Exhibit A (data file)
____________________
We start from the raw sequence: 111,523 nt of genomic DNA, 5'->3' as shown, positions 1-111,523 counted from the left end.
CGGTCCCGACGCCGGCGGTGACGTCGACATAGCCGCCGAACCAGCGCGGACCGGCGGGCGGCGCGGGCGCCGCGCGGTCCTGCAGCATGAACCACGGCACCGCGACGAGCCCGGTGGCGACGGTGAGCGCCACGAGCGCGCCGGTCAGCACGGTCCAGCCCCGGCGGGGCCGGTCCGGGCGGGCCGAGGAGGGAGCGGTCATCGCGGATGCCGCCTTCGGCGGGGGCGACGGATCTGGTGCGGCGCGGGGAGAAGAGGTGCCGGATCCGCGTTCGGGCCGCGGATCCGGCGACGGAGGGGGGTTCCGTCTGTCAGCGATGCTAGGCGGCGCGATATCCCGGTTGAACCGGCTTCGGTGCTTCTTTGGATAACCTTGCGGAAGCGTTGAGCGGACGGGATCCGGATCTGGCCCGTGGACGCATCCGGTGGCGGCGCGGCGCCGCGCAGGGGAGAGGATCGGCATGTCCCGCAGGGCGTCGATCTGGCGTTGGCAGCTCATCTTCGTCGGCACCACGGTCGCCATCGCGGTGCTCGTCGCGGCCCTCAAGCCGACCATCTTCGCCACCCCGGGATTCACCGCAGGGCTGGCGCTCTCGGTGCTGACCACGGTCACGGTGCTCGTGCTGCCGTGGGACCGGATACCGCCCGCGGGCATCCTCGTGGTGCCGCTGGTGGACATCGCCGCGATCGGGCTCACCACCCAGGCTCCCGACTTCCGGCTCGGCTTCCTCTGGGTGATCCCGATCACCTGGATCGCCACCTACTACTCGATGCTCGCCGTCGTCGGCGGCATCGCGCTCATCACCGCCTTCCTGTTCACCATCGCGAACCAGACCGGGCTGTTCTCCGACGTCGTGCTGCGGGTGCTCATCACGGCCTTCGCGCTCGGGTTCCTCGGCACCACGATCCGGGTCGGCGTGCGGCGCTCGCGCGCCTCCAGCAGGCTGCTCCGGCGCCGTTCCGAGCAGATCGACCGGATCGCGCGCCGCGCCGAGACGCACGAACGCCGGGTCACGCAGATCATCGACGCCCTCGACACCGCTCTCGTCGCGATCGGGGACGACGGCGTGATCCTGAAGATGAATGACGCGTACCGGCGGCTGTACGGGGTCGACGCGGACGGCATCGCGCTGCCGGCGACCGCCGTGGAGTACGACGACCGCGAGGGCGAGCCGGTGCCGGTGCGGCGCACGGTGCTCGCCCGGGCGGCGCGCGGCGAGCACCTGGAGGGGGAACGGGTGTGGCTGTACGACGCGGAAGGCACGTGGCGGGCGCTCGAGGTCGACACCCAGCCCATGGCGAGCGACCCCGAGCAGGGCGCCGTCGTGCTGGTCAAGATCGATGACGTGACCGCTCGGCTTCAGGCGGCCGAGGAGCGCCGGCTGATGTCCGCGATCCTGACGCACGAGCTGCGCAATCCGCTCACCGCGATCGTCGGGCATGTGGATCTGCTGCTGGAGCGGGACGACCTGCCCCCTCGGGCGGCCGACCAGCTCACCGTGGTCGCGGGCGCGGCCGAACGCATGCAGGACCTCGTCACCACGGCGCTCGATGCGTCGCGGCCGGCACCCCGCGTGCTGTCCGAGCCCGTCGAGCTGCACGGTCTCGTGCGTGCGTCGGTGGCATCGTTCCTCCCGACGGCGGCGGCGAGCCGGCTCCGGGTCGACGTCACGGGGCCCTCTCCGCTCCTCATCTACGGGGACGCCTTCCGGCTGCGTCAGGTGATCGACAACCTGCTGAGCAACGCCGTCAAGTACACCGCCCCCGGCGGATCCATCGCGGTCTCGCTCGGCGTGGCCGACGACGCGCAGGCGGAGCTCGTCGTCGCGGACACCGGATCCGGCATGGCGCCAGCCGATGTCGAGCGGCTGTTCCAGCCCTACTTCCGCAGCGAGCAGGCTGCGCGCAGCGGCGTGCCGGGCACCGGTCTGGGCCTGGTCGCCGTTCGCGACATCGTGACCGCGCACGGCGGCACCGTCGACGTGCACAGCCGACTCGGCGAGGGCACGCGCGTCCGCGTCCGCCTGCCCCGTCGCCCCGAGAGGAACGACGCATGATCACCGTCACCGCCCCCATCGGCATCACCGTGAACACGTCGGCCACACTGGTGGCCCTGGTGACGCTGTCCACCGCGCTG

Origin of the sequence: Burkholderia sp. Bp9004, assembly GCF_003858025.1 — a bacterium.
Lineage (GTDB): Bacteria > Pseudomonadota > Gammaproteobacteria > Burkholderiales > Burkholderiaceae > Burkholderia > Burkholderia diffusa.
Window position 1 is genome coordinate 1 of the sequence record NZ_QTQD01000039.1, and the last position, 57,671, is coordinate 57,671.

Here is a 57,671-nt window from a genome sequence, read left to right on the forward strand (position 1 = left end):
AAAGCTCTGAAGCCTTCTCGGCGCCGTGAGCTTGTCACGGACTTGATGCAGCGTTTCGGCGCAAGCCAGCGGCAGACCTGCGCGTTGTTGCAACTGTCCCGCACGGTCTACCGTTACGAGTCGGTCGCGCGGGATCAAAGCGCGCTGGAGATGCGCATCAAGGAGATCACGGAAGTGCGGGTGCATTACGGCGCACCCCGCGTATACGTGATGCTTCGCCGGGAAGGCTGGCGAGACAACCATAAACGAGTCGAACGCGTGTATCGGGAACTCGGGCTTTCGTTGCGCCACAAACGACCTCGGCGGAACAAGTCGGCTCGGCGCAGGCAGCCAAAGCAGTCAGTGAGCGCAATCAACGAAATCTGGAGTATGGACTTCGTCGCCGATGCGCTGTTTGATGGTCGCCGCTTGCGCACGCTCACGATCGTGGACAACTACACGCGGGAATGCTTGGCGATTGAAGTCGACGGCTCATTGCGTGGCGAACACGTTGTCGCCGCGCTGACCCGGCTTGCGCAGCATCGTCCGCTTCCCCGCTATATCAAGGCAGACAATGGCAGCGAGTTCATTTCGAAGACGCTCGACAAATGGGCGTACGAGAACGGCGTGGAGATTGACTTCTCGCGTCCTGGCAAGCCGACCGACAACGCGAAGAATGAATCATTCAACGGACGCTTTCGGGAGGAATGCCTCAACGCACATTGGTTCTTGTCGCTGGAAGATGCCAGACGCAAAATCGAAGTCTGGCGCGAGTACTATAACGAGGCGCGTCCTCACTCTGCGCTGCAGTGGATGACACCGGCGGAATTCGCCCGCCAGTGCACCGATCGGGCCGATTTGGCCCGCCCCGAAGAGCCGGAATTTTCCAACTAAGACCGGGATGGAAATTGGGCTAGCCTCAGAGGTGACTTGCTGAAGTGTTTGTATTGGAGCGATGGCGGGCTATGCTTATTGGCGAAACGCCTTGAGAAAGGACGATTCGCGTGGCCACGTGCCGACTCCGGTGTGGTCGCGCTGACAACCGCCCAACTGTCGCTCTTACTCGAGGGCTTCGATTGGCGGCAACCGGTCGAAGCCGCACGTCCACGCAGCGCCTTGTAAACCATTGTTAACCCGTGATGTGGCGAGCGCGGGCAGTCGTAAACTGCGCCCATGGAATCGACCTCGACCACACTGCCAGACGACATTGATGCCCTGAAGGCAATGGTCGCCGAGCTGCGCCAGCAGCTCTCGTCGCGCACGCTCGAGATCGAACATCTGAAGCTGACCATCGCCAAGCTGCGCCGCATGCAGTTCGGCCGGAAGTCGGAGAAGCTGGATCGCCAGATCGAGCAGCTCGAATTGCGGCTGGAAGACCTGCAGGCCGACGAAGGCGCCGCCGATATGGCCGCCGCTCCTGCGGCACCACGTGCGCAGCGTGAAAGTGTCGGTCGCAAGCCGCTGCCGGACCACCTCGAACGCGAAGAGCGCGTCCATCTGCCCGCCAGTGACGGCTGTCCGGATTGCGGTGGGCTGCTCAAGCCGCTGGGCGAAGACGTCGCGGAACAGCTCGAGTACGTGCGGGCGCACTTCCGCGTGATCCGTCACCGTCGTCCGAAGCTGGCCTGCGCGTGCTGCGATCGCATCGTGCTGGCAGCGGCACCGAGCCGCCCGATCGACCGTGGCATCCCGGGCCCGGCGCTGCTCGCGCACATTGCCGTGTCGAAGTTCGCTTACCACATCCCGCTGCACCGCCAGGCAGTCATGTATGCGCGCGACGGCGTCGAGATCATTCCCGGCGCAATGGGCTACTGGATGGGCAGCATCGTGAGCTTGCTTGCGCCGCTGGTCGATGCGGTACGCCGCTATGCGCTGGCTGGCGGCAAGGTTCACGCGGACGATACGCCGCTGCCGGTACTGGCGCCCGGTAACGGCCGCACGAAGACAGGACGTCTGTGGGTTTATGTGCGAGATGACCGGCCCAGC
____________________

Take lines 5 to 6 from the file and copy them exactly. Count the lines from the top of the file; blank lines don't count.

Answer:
Window position 1 is genome coordinate 1 of the sequence record NZ_QTQD01000039.1, and the last position, 57,671, is coordinate 57,671.

Here is a 57,671-nt window from a genome sequence, read left to right on the forward strand (position 1 = left end):